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Duration:03:37
Uploaded:2020-10-28
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Army ants move around a lot, which means they can't build a nest like other ants do. So, to build their shelters, they came up with another, way weirder solution...

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Sources:

https://pubmed.ncbi.nlm.nih.gov/12750466/
https://pubmed.ncbi.nlm.nih.gov/30460107/
https://doi.org/10.1007/s00040-002-8286-y
https://doi.org/10.1016/S0065-2806(06)33003-2
https://doi.org/10.1111/j.1365-3032.1989.tb01109.x
https://doi.org/10.2307/1948466
https://doi.org/10.1101/134064
https://doi.org/10.2307/1931686
https://expeditions.fieldmuseum.org/army-ants
[Fast Fact;

Title: These Voracious Ants Are Their Own Mobile Home]. Thanks to Brilliant for supporting this episode. Go to Brilliant.org/SciShow to check out their Introduction to Neural Networks course. [ intro ]. Army ants are formidable, fierce, and fascinating.

They’re perhaps most famous for their aggressive hunting raids. That’s where they get the name, after all. Columns of them a hundred meters long or longer advance out into the jungle to find food, devouring any suitable prey they find.

They’ve been spotted taking on critters many times their size like crabs, lizards, tarantulas, and snakes. They just literally overwhelm things with sheer numbers! But there is a catch to this meaty diet:.

It doesn’t take them long to gobble up the good meal options in an area, forcing the army to move on. And that wouldn’t be an easy thing for most ants to do, since they live in underground burrows that they carefully excavate or mounds that they painstakingly build. So army ants have come up with another kind of nest— one they can take anywhere, because it’s made out of living ants.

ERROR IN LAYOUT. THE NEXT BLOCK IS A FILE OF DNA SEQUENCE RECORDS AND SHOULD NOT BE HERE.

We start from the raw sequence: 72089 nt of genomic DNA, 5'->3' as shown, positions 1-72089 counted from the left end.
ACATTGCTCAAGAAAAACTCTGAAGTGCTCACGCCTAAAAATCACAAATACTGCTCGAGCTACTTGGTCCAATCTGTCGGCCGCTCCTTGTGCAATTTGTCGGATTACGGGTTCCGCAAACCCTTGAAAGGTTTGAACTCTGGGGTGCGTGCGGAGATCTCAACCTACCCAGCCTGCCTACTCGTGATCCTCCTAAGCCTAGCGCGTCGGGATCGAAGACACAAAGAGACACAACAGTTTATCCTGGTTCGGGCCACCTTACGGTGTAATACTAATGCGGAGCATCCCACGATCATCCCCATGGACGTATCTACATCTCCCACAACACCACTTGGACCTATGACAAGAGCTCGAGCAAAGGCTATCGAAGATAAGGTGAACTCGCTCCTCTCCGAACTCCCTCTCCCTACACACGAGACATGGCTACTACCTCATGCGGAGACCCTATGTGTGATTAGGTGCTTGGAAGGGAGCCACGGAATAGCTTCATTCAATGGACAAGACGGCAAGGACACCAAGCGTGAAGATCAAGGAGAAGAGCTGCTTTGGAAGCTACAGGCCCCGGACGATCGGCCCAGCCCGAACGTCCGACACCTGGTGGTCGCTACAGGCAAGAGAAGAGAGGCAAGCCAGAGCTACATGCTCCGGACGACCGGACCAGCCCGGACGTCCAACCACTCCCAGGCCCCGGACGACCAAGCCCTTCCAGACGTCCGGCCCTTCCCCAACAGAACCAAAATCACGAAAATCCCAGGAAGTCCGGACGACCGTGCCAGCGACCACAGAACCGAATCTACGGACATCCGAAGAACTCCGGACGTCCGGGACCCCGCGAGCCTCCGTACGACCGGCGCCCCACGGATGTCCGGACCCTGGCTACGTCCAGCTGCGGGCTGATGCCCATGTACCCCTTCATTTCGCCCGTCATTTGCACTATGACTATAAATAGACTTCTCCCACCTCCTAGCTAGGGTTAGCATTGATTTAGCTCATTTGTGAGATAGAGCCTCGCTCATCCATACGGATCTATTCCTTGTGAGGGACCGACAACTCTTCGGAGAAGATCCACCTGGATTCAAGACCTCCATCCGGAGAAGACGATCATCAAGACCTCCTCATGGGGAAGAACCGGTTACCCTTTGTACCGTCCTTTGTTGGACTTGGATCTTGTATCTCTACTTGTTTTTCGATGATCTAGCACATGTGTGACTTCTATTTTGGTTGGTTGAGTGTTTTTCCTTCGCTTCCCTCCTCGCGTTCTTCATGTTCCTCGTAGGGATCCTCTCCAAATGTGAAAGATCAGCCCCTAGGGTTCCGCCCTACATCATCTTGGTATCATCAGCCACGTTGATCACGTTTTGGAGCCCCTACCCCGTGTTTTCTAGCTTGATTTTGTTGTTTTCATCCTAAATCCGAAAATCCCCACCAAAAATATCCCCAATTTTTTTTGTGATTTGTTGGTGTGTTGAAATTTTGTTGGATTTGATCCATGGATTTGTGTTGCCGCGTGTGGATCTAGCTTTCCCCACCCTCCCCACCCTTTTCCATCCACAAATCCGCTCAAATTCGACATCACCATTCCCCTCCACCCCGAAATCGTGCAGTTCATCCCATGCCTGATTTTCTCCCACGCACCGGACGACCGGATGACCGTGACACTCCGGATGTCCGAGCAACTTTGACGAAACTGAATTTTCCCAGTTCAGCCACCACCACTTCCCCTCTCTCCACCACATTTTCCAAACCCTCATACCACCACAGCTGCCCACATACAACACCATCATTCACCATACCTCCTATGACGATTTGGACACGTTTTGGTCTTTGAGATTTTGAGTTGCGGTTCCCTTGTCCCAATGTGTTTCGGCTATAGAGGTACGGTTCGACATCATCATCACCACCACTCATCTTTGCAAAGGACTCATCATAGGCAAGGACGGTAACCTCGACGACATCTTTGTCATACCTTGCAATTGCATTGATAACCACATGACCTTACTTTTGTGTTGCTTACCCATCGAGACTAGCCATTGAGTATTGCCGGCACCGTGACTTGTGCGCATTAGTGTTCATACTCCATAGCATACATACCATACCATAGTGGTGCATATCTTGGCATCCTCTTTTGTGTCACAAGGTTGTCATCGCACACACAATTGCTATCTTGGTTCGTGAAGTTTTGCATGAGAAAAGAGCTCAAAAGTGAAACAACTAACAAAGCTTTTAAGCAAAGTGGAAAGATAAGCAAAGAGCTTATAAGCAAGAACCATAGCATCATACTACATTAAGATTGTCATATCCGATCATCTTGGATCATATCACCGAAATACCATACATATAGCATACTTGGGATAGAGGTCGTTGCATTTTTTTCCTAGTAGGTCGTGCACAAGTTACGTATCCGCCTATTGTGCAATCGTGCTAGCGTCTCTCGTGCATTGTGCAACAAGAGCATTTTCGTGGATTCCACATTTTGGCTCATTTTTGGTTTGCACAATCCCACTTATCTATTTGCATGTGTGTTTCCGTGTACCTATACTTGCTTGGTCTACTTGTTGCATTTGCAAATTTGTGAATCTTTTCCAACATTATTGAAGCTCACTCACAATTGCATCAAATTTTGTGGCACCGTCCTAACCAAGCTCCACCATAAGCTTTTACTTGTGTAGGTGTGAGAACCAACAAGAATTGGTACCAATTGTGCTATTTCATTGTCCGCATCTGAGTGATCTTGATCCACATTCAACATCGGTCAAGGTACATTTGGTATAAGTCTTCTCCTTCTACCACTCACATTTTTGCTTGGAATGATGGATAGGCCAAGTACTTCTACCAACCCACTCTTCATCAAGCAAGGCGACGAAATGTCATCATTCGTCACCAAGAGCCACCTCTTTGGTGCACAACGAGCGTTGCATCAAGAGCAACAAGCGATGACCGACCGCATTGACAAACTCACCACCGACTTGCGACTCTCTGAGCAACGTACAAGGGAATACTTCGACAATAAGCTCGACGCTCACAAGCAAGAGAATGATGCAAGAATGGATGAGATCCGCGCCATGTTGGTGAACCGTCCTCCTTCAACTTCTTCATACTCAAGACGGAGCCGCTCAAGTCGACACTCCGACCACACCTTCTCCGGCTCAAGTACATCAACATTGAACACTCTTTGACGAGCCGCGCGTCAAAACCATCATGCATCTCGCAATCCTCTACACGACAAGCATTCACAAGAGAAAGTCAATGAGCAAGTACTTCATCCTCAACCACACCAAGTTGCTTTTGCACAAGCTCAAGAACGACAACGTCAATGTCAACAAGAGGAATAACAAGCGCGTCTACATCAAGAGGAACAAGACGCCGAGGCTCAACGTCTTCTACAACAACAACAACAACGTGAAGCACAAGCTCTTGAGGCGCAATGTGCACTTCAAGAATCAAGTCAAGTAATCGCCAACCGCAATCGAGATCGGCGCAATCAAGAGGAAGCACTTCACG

These structures are known as bivouacs, and the army starts building one as soon as they arrive in a new spot. This may happen every night if the ants are roaming, or they might settle down in one particular area for a couple weeks. Strands of workers start to form chains and nets by locking the hook-like claws at the end of their feet together and then reflexively freezing in place.

These nets grow larger until they turn into a pouch, curtain, or cylinder-like nest. In some species, hundreds of thousands to millions of workers create a nest that can be a meter or more across. And it isn’t just a big ball of ants.

There’s structure here, including passageways, galleries, and chambers for the queen and her brood. Even the walls are sophisticated, with the larger, stronger, and tougher workers forming the outer wall during the night before climbing down and setting off on raids in the morning. The bivouac has all the benefits of a regular nest, including giving the queen a place to lay eggs, which she does when they’re not roaming.

The bivouac can even help the brood develop. The ants can warm the nest with their body heat, as well as change the shape, or open up or close ventilation channels. This keeps the temperature inside steady and a few degrees warmer than the outside air.

As for how bivouacs and other adaptations for the ants’ fierce lifestyle evolved, well, we’re still learning about that. What we do know is that army ants are essential members of their jungle ecosystems. They’re what ecologists call a keystone species, as hundreds of other species may depend on them in some way for survival.

So scientists are keen to know more about these ants. Researchers are also interested in understanding how individual workers coordinate to build these massive, complex structures. Learning that could help us understand things like how crowds move.

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